The average money spent to fill a vacant position in a company is the cost per hire. This metric helps track finances since it helps you plan your recruiting budget and allows you to compare spending over time. Your cost per hire also displays how much money you save by using recruitment software instead of search firms or external recruiters. The American National Standards Institute and the Society of Human Resource Management developed a standard formula for estimating the cost per hire. The formula states – Add up the costs of both internal and external recruiting efforts and divide by the total number of hires.CPH = (Total internal + total external recruiting costs) / total number of hires in a specific time frame

An example to clarify how to calculate the recruitment ROI:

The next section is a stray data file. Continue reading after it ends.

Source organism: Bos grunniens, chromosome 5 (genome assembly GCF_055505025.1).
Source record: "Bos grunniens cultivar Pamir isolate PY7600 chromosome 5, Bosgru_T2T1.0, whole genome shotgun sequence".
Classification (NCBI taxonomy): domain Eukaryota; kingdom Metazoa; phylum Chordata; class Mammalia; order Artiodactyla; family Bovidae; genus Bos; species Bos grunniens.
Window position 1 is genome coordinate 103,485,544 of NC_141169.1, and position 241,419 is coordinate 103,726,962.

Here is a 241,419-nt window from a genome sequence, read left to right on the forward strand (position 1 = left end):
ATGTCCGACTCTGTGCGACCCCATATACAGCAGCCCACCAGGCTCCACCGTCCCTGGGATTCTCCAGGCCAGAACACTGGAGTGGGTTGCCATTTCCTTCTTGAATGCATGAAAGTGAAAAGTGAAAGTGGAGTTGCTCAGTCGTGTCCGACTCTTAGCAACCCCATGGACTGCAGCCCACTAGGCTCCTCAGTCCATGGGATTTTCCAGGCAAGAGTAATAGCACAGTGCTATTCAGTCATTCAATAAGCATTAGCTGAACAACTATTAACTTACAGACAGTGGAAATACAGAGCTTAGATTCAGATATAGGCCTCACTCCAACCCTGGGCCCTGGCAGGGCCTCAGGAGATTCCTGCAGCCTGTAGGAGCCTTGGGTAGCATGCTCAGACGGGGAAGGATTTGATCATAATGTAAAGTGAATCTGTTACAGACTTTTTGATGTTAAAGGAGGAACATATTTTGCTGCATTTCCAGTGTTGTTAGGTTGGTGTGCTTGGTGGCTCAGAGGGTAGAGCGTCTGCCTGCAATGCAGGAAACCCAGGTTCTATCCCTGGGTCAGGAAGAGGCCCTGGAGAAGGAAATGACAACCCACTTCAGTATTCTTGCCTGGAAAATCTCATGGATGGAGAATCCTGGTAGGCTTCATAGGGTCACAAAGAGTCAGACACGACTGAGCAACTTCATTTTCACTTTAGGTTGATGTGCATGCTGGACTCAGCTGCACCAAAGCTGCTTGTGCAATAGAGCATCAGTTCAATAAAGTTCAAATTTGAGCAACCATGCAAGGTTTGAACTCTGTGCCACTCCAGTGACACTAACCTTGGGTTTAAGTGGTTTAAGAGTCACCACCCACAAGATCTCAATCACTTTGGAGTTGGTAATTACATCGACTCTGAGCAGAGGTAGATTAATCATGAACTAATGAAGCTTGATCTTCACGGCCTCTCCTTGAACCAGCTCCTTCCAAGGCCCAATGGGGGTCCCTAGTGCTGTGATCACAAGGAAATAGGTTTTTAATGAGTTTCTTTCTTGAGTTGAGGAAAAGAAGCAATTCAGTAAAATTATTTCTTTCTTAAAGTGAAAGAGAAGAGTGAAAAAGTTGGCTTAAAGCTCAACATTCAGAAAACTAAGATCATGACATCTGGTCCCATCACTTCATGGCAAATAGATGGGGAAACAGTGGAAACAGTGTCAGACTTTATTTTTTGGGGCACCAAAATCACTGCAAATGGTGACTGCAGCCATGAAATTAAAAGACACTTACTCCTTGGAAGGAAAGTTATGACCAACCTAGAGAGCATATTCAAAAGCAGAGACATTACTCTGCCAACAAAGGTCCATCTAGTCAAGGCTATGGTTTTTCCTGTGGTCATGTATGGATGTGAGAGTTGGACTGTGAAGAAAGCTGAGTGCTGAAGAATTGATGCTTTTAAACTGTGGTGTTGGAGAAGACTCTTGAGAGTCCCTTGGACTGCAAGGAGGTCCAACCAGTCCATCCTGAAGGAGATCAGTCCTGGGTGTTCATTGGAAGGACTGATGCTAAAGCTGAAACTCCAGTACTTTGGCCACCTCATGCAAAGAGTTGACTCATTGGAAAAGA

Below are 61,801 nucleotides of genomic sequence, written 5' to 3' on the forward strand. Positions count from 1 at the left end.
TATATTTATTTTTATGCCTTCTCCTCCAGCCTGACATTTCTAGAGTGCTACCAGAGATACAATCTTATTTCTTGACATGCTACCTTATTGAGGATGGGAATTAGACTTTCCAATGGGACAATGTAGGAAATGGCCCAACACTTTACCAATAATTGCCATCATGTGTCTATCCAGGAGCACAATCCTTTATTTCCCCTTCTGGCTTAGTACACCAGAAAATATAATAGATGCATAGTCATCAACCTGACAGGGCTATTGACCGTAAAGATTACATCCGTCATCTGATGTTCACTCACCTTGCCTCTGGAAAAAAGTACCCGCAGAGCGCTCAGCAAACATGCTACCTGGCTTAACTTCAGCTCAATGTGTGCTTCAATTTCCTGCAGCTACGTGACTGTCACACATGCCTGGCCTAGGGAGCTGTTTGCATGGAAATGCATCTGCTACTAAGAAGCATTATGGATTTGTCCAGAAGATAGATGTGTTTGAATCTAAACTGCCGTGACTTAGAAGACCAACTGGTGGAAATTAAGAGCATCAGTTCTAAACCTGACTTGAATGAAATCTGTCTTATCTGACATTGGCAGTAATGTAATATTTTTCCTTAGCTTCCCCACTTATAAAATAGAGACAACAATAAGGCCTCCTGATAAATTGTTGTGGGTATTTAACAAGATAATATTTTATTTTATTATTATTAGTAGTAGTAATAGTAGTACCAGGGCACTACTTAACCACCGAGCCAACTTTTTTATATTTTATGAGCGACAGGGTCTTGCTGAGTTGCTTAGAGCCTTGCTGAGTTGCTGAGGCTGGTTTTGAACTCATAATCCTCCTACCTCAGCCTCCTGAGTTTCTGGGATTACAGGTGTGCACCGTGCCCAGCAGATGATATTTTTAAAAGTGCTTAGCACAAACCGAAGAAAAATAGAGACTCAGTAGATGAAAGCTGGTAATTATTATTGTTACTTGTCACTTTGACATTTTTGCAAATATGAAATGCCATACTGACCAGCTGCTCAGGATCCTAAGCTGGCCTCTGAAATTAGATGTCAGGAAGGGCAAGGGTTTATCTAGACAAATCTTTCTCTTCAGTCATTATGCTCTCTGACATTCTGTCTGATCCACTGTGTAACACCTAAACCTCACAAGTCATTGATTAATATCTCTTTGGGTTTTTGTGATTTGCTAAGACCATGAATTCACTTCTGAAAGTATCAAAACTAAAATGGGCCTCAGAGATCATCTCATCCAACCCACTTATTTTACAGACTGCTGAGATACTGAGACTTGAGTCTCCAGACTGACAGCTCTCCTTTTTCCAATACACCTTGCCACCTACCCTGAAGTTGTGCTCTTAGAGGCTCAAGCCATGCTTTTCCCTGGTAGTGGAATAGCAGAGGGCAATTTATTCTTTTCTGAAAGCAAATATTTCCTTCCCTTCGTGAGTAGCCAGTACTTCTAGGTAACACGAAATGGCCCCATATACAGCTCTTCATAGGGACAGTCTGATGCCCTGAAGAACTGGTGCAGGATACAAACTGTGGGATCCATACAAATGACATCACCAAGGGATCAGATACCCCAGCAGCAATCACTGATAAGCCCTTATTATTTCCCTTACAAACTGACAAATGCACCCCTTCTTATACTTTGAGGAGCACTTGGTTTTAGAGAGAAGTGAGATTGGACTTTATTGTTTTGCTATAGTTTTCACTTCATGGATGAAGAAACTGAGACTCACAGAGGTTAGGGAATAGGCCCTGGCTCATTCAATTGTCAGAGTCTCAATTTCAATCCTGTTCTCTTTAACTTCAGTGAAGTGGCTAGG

• Assume that XYZ Company will hire 100 individuals over the next 12 months, with an average salary of $100,000. A total of $10 million in further compensation is offered. 
  • This would result in a total variable profit contribution of $24 million (100 individuals at $240,000 apiece). 
  • If the 100 individuals hired were 20 percent more productive, total profit would increase by $4.8 million annually. This increase would amount to around $20 million in additional variable profit over four years.
  • The cost of hiring 100 top-third employees is estimated to be around $3 million. This figure includes a four-year pay raise of $2 million, the expense of four additional recruiters in the first year, four additional LinkedIn Recruiter licenses for a year, and the cost of training recruiters and hiring managers to adopt performance-based hiring.